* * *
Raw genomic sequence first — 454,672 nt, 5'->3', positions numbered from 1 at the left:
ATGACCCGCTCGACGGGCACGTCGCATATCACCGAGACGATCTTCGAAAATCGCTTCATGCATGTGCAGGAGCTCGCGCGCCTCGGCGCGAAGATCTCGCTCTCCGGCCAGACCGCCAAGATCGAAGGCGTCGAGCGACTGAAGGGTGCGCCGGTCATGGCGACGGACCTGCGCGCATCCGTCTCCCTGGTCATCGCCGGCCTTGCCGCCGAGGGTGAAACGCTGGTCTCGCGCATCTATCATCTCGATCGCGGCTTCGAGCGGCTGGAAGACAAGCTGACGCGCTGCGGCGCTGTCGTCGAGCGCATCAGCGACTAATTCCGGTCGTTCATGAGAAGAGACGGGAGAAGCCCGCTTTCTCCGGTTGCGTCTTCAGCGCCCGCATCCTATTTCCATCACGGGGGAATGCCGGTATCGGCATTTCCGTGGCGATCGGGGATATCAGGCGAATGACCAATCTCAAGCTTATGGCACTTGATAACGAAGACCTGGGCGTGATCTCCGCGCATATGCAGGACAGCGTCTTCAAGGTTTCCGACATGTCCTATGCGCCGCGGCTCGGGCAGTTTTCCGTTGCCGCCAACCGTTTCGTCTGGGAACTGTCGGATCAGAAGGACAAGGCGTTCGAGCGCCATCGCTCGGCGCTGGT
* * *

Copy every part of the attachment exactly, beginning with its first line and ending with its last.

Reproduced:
Raw genomic sequence first — 454,672 nt, 5'->3', positions numbered from 1 at the left:
ATGACCCGCTCGACGGGCACGTCGCATATCACCGAGACGATCTTCGAAAATCGCTTCATGCATGTGCAGGAGCTCGCGCGCCTCGGCGCGAAGATCTCGCTCTCCGGCCAGACCGCCAAGATCGAAGGCGTCGAGCGACTGAAGGGTGCGCCGGTCATGGCGACGGACCTGCGCGCATCCGTCTCCCTGGTCATCGCCGGCCTTGCCGCCGAGGGTGAAACGCTGGTCTCGCGCATCTATCATCTCGATCGCGGCTTCGAGCGGCTGGAAGACAAGCTGACGCGCTGCGGCGCTGTCGTCGAGCGCATCAGCGACTAATTCCGGTCGTTCATGAGAAGAGACGGGAGAAGCCCGCTTTCTCCGGTTGCGTCTTCAGCGCCCGCATCCTATTTCCATCACGGGGGAATGCCGGTATCGGCATTTCCGTGGCGATCGGGGATATCAGGCGAATGACCAATCTCAAGCTTATGGCACTTGATAACGAAGACCTGGGCGTGATCTCCGCGCATATGCAGGACAGCGTCTTCAAGGTTTCCGACATGTCCTATGCGCCGCGGCTCGGGCAGTTTTCCGTTGCCGCCAACCGTTTCGTCTGGGAACTGTCGGATCAGAAGGACAAGGCGTTCGAGCGCCATCGCTCGGCGCTGGT